Cost-Effective Measures and Planning Procedures for Travel Time, Delay, and Reliability

In order to gain and sustain public (and legislative) understanding and support for the management and stewardship of their transportation systems, state departments of transportation (DOTs), metropolitan planning organizations (MPOs), transit authorities, and others want to develop and employ system-performance measures that express congestion and mobility in terms that system users can appreciate and understand. There is heightened interest in measures of travel time, delay, and reliability. This interest is based on the need for improved planning and analytical procedures to measure and predict how individual traveler and goods movements will be affected by incidents and other generators of non-recurring delay. There is also a need for measurements that individuals can use to reduce the uncertainty and loss of productivity that occur when system reliability is low. These measures will be appropriate for use in system planning, corridor development, priority programming, and operations (including public information programs) to improve transportation system performance. Such measures also will be useful in management and performance reporting by the responsible agencies. Use of travel time, delay, and reliability as performance measures is hampered by complex data requirements, data accuracy issues, and inadequate procedures for incorporating these measures into the transportation planning process. One reason that these measures have not been more widely implemented is that they can be expensive and difficult to generate. A relatively small number of public agencies have the data collection programs or analytical forecasting capabilities to generate reliable estimates of these measures. In many states, travel time data are available for relatively few corridors and sample sizes are small. The high costs associated with more comprehensive data collection programs deter many states from investing in such programs. States and MPOs are testing the use of loop detector data and other ITS-collected data to develop travel time, delay, and reliability measures, but these too are fairly sophisticated and, at present, costly efforts. There is a need for structured, cost-effective measures of travel time, delay, and reliability that can be used by practitioners in predicting, measuring, monitoring, and reporting transportation system performance. The objective of this project is to develop a guidebook that presents a framework and cost-effective methods to predict, measure, and report travel time, delay, and reliability data from a customer-oriented perspective. The framework will address time of day, transit and highway, passenger and freight, vehicle and user types, and levels of aggregation (such as facility type, functional classification, and system/corridor/segment). The framework will also present and assess various data collection methods, analysis approaches, and applications that most effectively support transportation planning and decision making for capital and operational investments and for quality-of-service monitoring and evaluation. The methods should be presented in a useful manner for application in a range of settings and complexity.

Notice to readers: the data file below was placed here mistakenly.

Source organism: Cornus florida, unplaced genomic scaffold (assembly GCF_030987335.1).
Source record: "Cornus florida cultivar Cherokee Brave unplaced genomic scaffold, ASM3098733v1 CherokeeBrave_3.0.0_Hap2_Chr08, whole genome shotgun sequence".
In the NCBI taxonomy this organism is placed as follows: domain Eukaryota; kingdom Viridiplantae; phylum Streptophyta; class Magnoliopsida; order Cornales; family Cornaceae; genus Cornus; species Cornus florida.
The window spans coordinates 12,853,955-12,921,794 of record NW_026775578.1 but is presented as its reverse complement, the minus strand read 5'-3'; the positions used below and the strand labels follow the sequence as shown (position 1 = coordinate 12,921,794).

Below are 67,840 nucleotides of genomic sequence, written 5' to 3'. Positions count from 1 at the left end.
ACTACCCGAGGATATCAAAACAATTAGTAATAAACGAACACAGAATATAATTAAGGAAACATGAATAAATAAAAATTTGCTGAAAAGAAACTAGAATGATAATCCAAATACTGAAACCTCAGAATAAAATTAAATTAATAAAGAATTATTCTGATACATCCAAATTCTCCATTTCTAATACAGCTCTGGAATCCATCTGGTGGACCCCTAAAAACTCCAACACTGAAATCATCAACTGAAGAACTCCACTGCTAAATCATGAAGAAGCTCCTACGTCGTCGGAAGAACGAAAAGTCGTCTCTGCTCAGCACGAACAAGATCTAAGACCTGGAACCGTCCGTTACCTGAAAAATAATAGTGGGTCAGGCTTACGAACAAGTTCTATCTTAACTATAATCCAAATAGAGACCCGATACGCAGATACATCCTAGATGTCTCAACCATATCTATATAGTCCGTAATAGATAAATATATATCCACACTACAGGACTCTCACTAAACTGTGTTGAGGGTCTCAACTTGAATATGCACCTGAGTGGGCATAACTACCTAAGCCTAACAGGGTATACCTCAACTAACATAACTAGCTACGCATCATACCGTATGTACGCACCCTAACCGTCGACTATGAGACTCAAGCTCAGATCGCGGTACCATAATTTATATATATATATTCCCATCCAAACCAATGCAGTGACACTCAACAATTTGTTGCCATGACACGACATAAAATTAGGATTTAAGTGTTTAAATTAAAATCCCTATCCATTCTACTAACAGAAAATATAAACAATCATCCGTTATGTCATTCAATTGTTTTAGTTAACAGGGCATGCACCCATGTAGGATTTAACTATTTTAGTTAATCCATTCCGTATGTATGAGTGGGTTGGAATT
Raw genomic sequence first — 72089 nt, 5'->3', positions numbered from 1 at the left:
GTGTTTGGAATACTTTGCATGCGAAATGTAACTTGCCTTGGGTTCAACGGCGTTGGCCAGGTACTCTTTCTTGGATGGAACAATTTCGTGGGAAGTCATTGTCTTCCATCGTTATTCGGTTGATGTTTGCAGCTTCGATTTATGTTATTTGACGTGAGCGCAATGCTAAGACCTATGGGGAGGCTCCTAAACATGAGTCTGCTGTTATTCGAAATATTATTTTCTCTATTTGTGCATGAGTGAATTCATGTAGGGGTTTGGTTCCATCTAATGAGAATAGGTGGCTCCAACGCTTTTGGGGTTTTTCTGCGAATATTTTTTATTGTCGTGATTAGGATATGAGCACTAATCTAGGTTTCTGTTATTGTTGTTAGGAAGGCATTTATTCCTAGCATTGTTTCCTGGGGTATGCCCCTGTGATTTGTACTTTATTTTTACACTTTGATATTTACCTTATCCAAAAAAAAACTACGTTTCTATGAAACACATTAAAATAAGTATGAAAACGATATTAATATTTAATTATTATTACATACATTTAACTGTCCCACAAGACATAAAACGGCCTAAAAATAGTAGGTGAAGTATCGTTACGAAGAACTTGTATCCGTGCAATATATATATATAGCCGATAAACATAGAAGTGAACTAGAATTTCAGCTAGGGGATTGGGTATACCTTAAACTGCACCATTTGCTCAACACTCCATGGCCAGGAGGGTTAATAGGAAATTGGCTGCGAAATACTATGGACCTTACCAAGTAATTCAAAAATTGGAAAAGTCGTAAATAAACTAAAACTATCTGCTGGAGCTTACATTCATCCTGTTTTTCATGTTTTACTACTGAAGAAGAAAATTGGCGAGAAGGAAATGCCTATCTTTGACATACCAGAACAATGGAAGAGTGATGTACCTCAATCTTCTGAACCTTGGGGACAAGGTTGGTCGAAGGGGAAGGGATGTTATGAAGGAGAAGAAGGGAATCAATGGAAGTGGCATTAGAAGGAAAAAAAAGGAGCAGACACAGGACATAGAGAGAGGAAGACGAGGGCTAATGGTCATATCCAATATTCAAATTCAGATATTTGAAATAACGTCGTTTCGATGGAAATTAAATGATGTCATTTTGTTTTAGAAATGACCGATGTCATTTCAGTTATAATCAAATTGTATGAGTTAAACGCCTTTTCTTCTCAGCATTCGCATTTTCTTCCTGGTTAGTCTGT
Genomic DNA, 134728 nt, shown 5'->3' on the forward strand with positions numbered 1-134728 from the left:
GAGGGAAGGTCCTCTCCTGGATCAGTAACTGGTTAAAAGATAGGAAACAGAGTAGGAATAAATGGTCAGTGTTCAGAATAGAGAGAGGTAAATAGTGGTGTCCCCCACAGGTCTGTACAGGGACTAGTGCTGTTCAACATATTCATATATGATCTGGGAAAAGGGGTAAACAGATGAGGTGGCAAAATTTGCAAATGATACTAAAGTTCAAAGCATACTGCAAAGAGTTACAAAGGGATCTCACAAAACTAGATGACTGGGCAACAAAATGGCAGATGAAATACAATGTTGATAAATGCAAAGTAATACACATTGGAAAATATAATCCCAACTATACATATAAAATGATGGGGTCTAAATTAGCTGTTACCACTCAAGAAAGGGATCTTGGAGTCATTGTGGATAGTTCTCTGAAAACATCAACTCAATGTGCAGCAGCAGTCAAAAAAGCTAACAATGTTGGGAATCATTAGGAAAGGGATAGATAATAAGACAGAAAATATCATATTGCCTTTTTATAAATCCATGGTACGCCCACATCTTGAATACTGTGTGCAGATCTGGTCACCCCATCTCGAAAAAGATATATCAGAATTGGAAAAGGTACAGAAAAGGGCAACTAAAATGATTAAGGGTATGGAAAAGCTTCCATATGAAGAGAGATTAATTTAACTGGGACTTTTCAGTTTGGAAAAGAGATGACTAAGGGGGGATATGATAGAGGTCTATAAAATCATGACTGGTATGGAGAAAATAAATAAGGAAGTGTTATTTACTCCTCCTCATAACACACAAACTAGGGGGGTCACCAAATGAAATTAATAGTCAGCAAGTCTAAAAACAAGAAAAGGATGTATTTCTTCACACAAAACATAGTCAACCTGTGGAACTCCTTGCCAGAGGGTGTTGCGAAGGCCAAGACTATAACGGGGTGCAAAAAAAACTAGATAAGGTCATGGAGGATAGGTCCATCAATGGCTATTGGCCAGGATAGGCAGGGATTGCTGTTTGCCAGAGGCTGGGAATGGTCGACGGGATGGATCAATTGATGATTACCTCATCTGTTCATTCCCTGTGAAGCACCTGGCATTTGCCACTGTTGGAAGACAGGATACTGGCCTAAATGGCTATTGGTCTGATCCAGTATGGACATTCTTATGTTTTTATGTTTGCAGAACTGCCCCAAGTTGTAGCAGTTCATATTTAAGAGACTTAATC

Language

  • English

Project

  • Status: Completed
  • Funding: $299489.00
  • Contract Numbers:

    Project 7-15

  • Sponsor Organizations:

    Federal Highway Administration

    1200 New Jersey Avenue, SE
    Washington, DC  United States  20590

    American Association of State Highway and Transportation Officials (AASHTO)

    444 North Capitol Street, NW
    Washington, DC  United States  20001

    National Cooperative Highway Research Program

    Transportation Research Board
    500 Fifth Street, NW
    Washington, DC  United States  20001
  • Project Managers:

    Sundstrom, Lori

  • Performing Organizations:

    Cambridge Systematics, Incorporated

    100 Cambridge Park Drive
    Suite 4000
    Cambridge, MA  United States  02140-2369
  • Principal Investigators:

    Pickrell, Steven

  • Start Date: 20040201
  • Expected Completion Date: 0
  • Actual Completion Date: 20070515
  • Source Data: RiP Project 8496

Subject/Index Terms

Filing Info

  • Accession Number: 01463142
  • Record Type: Research project
  • Source Agency: National Cooperative Highway Research Program
  • Contract Numbers: Project 7-15
  • Files: RiP, USDOT
  • Created Date: Jan 3 2013 2:17PM